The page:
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Philip Cunliffe

balance of power. The most important political actors in this framework are states. By contrast, the study and practice of peacekeeping is vested in solidifying peace through co-operation, which is structured by international organisations and agreements. In its more ambitious incarnations such as conflict transformation and peacebuilding, peacekeepers aim even to transform the context of conflict through crafting peace settlements. They might also engage in extensive social and political reforms that aim to suppress violent conflict through fostering economic growth

in United Nations peace operations and International Relations theory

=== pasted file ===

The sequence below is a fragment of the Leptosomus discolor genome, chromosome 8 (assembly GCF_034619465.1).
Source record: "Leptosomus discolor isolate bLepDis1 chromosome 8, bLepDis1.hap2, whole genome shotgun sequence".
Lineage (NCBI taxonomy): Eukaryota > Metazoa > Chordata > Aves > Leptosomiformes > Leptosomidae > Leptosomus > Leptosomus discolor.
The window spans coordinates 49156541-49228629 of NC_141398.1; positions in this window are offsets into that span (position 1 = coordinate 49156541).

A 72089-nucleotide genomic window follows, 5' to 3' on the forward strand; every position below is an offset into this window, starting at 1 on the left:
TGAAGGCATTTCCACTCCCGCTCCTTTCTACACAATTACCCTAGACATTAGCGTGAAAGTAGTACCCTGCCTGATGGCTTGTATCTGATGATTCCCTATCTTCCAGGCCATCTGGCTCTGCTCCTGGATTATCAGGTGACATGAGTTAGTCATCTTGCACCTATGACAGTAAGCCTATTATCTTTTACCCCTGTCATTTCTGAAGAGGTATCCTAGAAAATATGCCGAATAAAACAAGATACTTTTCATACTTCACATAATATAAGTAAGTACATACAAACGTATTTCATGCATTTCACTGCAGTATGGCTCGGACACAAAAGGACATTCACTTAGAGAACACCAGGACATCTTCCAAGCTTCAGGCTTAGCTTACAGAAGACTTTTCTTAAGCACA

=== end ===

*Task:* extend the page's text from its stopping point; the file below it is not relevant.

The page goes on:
Taking the role of non-governmental organisations in customary international lawmaking seriously
Valentina Azarova

international law by signing non-State armed groups up to informal international humanitarian law instruments 29 and persuading businesses in the extractive sector to subscribe to anti-corruption standards. 30 The third category of relevant non-governmental organisation activity is lobbying, which includes demarches and interventions intended to raise the awareness of both specific decision-makers and their constituencies traditionally at the State level but also in international organisations. 31 Lobbying is made somewhat easier by the formal incorporation of non

in International organisations, non-State actors, and the formation of customary international law
Open Access (free)
Postcolonial governance and the policing of family